Taser, which has been under scrutiny over the safety of its stun guns, said it filed suit in Arizona Superior Court accusing Gannett of libel, false light invasion of privacy, injurious falsehood and tortious interference with business relations.
Tara Connell, a spokeswoman for Gannett, said the McLean, Va.-based company had not yet seen the complaint and did not have a comment on it.
Taser shares rose 5 cents to $10.09 in afternoon trading on the Nasdaq Stock Market. The stock is down about 68 percent so far this year.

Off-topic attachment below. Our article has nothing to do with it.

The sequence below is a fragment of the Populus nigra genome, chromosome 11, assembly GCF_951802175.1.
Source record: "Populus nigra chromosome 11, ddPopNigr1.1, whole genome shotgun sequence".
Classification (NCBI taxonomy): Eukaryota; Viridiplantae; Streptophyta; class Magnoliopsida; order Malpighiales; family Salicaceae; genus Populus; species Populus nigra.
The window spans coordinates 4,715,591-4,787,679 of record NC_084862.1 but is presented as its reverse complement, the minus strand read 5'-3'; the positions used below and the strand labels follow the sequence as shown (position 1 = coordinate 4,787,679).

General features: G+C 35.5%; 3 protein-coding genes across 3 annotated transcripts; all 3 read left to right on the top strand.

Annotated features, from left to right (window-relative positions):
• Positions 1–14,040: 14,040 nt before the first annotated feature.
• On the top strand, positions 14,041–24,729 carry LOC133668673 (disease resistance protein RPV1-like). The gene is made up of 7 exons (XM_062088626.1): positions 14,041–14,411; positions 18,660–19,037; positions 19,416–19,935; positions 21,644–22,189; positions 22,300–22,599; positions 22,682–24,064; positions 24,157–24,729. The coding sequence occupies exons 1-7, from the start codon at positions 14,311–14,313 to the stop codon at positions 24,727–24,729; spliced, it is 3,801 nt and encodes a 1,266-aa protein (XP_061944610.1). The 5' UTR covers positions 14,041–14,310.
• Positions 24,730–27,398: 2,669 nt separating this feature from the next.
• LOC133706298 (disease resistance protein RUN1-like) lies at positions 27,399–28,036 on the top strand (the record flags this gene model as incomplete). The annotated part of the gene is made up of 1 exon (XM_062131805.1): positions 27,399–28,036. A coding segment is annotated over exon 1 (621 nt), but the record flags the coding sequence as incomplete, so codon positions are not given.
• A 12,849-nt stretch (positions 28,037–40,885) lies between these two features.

The lawsuit centers on a USA Today article from June 3, which Taser said vastly overstated the level of electrical output of one of Taser's stun guns. Moreover, the newspaper "further sensationalized" the story with photographic comparisons of the power of the Taser gun with the electrical output of an electric chair, a lightning storm and an electric train track, Taser said.
The article reported the electrical output of the gun was more than 100 times that of the electric chair, when in fact the average electrical current of Taser guns is 1,000 times less than that of an electric chair, the company said.